Transformational leader pre.requisites

These are not hard and fast rules, for example trust from the team and senior management will grow over time but a base level has to be present.

While implementing the changes and working with the team I learned a couple of golden rules over time.

Transformational leader golden rules.JPG

Most rules are self-evident, a few had to be learned the hard way though. Hopefully someone will find them useful and will not step into all the traps I encountered along the way.

That concludes the first part of the Transformational Leadership blog. The next will describe a few examples based on my experience.

If you have any comments or suggestions how to improve any of the above please leave a comment.

An Introduction to Transactional Analysis

After a recent Twitter discussion about treating adults like children I started thinking about Transactional Analysis (TA) again and how important it was when I learned about it (and it still is). It helped me a lot in the day to day tasks as a Test Manager and in private life as well.

Luckily understanding the basics is pretty easy and with a bit of patience the learnings can be applied quickly, be it in a work environment at home or anywhere else where people communicate.

In TA social transactions are analyzed to determine the ego state of a person as a basis for understanding behavior.

TA uses the PAC ego state model

  • Parent (learned behaviour from own parents or parental figures)
  • Adult (objective appraisal of reality – strengthening the adult is the goal of TA)
  • Child (using behavior from our childhood)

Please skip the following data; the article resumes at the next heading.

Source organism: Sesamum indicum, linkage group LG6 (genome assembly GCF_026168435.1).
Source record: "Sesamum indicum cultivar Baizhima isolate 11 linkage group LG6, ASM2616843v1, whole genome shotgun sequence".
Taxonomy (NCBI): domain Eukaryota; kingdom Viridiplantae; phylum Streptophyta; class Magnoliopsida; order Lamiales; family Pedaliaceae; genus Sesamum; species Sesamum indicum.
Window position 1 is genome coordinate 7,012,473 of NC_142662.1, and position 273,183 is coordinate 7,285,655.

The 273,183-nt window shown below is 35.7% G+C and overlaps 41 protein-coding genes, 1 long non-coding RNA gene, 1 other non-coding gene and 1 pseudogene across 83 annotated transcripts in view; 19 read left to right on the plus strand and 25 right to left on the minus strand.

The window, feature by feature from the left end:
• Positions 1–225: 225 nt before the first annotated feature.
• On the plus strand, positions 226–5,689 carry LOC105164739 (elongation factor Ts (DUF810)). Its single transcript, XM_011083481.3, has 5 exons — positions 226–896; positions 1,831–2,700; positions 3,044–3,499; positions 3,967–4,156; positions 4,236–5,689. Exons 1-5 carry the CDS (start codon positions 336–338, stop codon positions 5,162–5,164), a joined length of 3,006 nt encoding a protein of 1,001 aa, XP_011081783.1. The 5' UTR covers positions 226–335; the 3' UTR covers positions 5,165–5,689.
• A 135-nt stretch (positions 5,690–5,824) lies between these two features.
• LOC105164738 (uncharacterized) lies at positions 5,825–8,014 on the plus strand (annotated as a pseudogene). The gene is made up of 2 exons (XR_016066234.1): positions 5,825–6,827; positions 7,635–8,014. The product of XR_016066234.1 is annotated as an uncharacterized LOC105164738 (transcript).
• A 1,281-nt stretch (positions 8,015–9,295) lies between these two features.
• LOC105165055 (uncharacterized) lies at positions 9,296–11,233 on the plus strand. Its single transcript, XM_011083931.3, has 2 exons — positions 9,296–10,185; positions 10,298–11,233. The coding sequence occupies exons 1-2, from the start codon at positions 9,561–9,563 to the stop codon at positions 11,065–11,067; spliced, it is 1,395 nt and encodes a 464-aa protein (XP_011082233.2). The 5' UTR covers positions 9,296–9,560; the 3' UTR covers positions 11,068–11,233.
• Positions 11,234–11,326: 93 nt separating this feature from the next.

In this example the ego states are easily guessed, the woman in child state and the man in parent ego mode.

We constantly switch subconsciously between ego states but it is helpful to observe the current state not only in oneself but also in the partner of the social transaction. If I know the ego state I’m in I can take a conscious decision to change it. If I also know the ego state of my opposite I can influence it and steer the course of the conversation. Note that there are also substates, for example the parent state could be caring and nurturing or commanding and demanding. I’ll leave out these substates as this would become too complex for this blog.

There are no right or wrong states, it depends on the context. I can tell my son off for not doing his homework putting me in the classic parent mode and him in the child state. Or he can tell me off for being late potentially putting me in the child and him in parent mode. I say potentially because I don’t have to go into child mode, I can choose. Splashing about in a swimming pool we could both be in child mode which would be entirely appropriate in that situation.

Why is this important in the context of software development? When a project manager asks the tester how much longer it takes until testing is finally done in what ego state is he/she?

The PMs question could be a request for information (Adult -> Adult) or it could be a dressing down in waiting (Parent -> Child). Without context we don’t know for sure but the ego state we choose will influence the course of the discussion. Let’s play through this example.